In the meantime, how do the rest of us contribute?

  1. Are you a Christian doctor? Love the Lord your God in prayer. Thank God for medicines and for our progress against the virus, however slow. Then love your neighbor and do your duty in the areas of care, healing, and medical information (as I’m confident most of you are already doing).
  2. Are you a Christian teacher? Love the Lord your God in prayer. Thank God there is still something new to learn out there. Then love your neighbor and do your duty in the areas of broadening the minds of your students and giving them the desire to know more (as I’m confident most of you are already doing).
  3. On a broader note, are you a Christian “ordinary citizen”? Love the Lord your God in prayer. Thank God we still have a country. Then love your neighbor and do your duty by continuing to pay the right taxes and practice the spirit of bayanihan, including staying at home (as I’m confident most of you are already doing).
  4. Are you a Christian (insert your profession here)? Love the Lord your God in prayer. Then love your neighbor and do your duty in the areas where God has called you to serve (as I’m confident most of you are already doing).

I could go on but I believe you get it.

So let us be obedient to the government. We stay home when told because to do otherwise is to invite something worse happening to our country. Some of us are allowed to go out for necessities, as long as we follow the guidelines. Let us not abuse that allowance. Let us be good citizens of the Republic of the Philippines. More so, let us be good ambassadors for our God and Savior.

Are we mere sign-posts?

My year-end takeaway from reading the December 1866 issue of Spurgeon’s Sword and Trowel.

“When a minister obtains this revival he preaches very differently from his former manner. It is very hard work to prFeature-6-Signpost-which-way-to-goeach when the head aches and when the body is languid, but it is a much harder task when the soul is unfeeling and lifeless. It is sad, sad work—painfully, dolorously, horribly sad, but saddest of all if we do not feel it to be sad, if we can go on preaching and remain careless concerning the truths we preach, indifferent as to whether men are saved or lost! May God deliver every minister from abiding in such a state! Can there be a more wretched object than a man who preaches in God’s name truths which he does not feel, and which he is conscious have never impressed his own heart? To be a mere sign-post, pointing out the road but never moving in it, is a lot against which every tame heart may plead night and day.” (Emphasis mine.)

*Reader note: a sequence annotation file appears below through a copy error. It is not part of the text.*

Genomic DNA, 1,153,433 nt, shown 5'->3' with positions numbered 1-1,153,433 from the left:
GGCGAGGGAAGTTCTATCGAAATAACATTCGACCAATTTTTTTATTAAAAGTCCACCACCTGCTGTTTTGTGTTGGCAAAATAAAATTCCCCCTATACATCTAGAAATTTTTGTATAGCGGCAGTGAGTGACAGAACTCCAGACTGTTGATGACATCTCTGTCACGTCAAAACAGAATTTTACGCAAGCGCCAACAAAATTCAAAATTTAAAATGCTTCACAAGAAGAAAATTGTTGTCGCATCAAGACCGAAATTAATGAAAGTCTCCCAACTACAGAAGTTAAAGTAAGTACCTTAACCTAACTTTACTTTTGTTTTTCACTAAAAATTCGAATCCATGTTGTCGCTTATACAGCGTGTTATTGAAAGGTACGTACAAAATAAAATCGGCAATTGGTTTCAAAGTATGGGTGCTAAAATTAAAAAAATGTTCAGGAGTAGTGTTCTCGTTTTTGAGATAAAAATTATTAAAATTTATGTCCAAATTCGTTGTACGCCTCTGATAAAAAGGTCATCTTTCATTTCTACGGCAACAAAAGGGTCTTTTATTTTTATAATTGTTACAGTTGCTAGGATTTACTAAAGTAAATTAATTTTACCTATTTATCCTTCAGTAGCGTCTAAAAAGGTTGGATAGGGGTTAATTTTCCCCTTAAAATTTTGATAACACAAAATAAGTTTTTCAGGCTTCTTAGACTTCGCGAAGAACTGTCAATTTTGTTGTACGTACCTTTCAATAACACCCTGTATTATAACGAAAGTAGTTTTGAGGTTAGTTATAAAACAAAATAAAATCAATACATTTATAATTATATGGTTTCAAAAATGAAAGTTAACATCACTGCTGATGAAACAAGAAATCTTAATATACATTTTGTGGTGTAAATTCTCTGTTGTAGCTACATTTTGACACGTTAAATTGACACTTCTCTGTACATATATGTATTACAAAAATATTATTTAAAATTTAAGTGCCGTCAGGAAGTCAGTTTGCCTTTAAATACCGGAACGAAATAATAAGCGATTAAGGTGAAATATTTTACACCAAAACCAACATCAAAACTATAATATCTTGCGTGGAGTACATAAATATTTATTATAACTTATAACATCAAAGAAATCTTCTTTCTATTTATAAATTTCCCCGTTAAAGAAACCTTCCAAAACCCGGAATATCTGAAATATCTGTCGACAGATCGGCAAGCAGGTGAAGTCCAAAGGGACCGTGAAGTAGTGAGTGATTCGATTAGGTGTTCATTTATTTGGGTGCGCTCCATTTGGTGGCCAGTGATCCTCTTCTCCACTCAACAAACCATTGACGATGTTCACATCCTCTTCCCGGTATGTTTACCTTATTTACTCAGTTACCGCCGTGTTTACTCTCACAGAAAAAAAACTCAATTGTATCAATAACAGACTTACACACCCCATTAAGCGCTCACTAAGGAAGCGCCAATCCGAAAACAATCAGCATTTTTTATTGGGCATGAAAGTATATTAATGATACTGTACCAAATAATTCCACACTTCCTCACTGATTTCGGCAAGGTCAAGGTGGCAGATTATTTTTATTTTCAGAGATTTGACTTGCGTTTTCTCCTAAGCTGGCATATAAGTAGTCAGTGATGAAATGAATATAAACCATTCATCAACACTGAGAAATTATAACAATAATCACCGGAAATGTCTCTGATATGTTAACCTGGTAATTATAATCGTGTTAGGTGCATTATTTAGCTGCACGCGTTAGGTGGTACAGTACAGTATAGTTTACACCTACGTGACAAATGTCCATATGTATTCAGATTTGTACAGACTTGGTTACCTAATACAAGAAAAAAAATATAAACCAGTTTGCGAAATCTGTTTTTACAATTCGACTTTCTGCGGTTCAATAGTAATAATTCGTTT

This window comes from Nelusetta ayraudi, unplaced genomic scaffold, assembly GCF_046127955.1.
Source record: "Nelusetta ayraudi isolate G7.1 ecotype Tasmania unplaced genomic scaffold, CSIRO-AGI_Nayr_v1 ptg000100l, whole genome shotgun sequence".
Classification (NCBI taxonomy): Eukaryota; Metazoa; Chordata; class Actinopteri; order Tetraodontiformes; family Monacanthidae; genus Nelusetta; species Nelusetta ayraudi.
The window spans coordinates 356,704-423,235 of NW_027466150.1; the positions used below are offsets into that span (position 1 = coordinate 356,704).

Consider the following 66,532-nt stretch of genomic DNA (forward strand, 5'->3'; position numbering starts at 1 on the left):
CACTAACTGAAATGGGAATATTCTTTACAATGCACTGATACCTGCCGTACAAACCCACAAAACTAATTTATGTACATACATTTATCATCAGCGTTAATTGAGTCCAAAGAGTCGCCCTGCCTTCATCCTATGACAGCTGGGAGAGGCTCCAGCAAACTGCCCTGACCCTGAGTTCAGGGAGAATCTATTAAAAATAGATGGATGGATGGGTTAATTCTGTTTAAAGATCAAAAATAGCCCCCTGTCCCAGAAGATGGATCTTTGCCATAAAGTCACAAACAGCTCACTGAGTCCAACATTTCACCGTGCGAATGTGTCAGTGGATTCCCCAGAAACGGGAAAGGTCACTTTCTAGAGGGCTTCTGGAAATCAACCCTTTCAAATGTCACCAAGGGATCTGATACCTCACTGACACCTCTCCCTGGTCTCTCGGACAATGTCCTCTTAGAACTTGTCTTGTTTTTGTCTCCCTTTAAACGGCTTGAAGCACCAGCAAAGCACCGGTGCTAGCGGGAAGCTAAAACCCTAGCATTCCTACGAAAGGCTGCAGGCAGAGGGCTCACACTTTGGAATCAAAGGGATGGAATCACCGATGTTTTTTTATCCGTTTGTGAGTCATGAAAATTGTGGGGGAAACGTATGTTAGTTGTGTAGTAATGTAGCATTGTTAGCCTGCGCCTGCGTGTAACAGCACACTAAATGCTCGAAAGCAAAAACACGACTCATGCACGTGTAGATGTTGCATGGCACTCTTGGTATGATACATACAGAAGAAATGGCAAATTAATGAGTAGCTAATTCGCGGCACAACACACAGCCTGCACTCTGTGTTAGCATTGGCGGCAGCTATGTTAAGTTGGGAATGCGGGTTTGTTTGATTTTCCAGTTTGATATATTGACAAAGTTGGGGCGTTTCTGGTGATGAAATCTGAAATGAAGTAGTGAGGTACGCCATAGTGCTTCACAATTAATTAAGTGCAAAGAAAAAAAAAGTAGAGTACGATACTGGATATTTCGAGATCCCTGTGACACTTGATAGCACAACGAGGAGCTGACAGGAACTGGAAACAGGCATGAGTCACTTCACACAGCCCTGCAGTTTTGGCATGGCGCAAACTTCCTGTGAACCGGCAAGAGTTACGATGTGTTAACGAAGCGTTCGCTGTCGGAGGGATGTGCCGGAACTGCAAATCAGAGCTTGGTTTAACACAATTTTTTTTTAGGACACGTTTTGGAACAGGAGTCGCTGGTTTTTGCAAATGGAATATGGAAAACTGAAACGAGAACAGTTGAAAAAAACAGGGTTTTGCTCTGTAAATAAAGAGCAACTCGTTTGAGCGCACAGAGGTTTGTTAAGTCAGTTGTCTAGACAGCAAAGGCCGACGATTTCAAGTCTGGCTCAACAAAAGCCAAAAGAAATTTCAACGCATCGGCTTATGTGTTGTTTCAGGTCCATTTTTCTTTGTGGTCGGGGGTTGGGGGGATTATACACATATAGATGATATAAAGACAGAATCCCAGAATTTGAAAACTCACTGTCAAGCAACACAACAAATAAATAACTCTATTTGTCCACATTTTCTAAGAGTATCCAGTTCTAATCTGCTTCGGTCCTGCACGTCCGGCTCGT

(Photo credit: Care Management Matters UK)

Post-Easter Sunday Musings 20180402

My birthday’s coming up. It’s quite funny how people measure their age as they get older. No, I’m not talking about the number of years per se. I’m talking about how they relate their age to some other numbered everyday object. I’ve heard people going into their thirtieth year saying, “At least I’m still in

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This is how somebody somewhere feels today.

the calendar.” (Thirtieth birthday, thirty-or-so days in a month. Get it?) People who reach forty are happy that they’re still “in the thermometer” (Celsius, not Fahrenheit.) I wonder what people reaching their fifties and sixties say? Key in Hawaii-Five-O theme music.

I say to myself: I’m not as young (and naive) as I used to be but I’m not as old as I could be. I have the best of both worlds. To those celebrating their birthday, welcome the first day of the rest of your life.

(Filed under: YOLO.)

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My wife and I last Saturday took a break from our housecleaning to visit a mall-based chiropractor clinic. The cost of getting basic treatment was a bit out of our budget so we didn’t push through. I did so want to get my joints “cracked.” The folks at the clinic were kind enough to inform us that they do basic “cracking” but I would need to have a medical certificate from a certified practitioner for the more complicated stuff. For the record, “cracking” is the term I use for chiropractic adjustment, as seen in this video.

(Filed under: I’m Willing to Try Something New.)

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I got some new books, or rather, I’m staring at some books which I either purchased or received as gifts from within the last six months. While I look forward to reading them—I’ve been looking forward for six months, with at least one of the book—my main concern right now is where to put them!